For a significant number of Americans — most notably military families, if that separate military pay bill doesn’t move quickly — this is a lot of grief and aggravation. And for what? What’s the upside?

We on the right can, and will, correctly argue that the shutdown is largely the fault of Senate majority leader Harry Reid and President Obama, for refusing to accept a one-year delay in Obamacare’s individual mandate, or for refusing to compromise on anything else about the program. Obama, Reid, and all of their allies insist that the administration can unilaterally decide which parts of the bill to postpone or suspend. Many in the media will insist it’s all the fault of those Republican bogeymen. It’s possible that a shutdown will hurt Obama as much as it hurts Republicans. But even if the public reaction is “a pox on both your houses,” that doesn’t necessarily improve fortunes for the Right as a whole.

Let’s say the government shutdown goes on for a week. Then what? Is the Republican leverage strengthened? Is the Obama administration’s position weakened? Is the calculation that Obama will accept a delay in the individual mandate after some period of tear-jerking coverage of military families? Two weeks? A month? How does the means (the shutdown) get us to the ends (stopping Obamacare)?

Is it that a shutdown is good strategy because ‘it shows the Tea Party that Congressional Republicans are willing to stand and fight’? How much are you willing to bet on 218 House Republicans sticking together as the shutdown goes on? What’s the point of going into a fight if one of your flanks is likely to collapse?

Senator Tom Coburn (Alleged RINO-Oklahoma) said, “You do not take a hostage you are not going to for sure shoot. And we will not for sure shoot this hostage.” But as I read the conservative blogosphere, I increasingly suspect that there are quite a few folks on the Right who are perfectly willing to shoot the hostage. Perhaps it’s a reflection of increasing distrust of government at all levels:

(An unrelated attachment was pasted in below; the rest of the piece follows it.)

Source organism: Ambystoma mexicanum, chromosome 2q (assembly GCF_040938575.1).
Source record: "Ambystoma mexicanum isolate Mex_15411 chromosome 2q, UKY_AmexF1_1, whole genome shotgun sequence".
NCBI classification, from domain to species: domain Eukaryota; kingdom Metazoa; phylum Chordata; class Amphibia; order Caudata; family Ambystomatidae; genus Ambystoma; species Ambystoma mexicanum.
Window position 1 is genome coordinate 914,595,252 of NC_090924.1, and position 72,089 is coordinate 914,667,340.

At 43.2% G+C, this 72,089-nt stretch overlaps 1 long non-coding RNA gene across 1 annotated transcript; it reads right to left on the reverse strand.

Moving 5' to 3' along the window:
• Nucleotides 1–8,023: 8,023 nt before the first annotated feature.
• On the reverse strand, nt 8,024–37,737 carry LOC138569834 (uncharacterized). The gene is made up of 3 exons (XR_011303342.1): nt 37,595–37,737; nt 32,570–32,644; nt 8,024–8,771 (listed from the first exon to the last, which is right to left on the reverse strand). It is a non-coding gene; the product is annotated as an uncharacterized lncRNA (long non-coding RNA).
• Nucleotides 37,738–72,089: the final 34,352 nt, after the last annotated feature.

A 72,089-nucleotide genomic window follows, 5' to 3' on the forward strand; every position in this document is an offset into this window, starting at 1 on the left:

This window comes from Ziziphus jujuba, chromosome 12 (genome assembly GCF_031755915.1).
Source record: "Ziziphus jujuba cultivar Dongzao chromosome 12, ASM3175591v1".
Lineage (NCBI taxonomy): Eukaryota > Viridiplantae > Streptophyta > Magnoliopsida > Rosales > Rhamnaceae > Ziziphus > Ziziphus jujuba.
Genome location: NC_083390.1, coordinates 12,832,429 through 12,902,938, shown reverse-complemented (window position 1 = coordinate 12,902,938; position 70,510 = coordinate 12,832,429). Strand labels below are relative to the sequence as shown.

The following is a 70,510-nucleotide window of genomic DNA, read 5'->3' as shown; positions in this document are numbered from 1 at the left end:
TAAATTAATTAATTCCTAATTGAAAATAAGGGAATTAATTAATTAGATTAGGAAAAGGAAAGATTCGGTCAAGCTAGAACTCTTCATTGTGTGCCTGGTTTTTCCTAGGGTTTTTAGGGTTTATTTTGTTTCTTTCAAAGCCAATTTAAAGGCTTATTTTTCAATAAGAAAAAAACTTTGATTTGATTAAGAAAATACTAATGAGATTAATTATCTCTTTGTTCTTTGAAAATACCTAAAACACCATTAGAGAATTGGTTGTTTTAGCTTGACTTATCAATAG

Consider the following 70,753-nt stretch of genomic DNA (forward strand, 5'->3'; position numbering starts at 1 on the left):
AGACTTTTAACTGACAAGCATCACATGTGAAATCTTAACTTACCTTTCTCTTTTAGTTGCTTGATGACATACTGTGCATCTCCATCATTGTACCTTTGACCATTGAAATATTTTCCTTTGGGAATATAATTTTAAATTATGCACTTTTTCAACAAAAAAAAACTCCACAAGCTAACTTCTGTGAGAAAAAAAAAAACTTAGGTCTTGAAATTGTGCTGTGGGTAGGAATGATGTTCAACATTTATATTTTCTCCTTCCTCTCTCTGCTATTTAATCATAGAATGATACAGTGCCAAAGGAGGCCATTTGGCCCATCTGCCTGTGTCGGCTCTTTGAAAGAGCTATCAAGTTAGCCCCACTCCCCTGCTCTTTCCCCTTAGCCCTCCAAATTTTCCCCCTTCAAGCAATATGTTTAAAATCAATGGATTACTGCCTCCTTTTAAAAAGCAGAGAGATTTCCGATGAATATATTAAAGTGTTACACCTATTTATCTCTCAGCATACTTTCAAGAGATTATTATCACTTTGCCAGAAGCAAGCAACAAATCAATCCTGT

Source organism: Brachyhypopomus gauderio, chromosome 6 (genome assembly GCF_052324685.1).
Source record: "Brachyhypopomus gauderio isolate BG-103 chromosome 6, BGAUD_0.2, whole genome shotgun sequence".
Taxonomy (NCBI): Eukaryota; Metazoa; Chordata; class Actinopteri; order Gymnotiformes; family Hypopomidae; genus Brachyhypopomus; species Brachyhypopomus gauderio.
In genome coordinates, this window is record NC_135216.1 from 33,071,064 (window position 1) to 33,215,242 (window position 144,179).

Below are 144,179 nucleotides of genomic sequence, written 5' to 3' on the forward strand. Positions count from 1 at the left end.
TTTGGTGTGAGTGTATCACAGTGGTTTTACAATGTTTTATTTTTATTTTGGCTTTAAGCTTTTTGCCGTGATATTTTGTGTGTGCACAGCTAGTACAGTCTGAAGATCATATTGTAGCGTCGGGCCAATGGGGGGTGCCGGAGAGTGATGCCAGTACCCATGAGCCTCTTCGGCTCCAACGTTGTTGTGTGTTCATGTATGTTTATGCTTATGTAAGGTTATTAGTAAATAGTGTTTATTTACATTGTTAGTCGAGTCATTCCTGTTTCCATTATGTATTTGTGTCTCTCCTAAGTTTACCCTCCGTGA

A new poll from the George Washington University out this week shows that 35 percent of registered voters said they have “little or no confidence” in federal workers, up sharply from 23 percent just two years ago. Just one in five Americans say they have “lot of confidence” in government employees.

Adams said that the heightened wariness about federal workers included steep increases among independents and even Democrats – who have traditionally been more supportive of civil servants than conservatives.

However, the “little or no confidence” sentiment is still strongest among self-identified conservative Republicans — 45 percent of them. The rest of the public feels more mixed: 19 percent of voters said they have “a lot of confidence” in federal workers, while 41 percent indicated “some confidence” and 5 percent were unsure.

Shutting down the government to “punish” Obama and federal workers may feel cathartic at the moment, but it is likely to weaken the leverage of the House GOP and with it, the cause of limited government.

Ultimately, nothing may persuade the public about the undesirability of Obamacare more than living under it.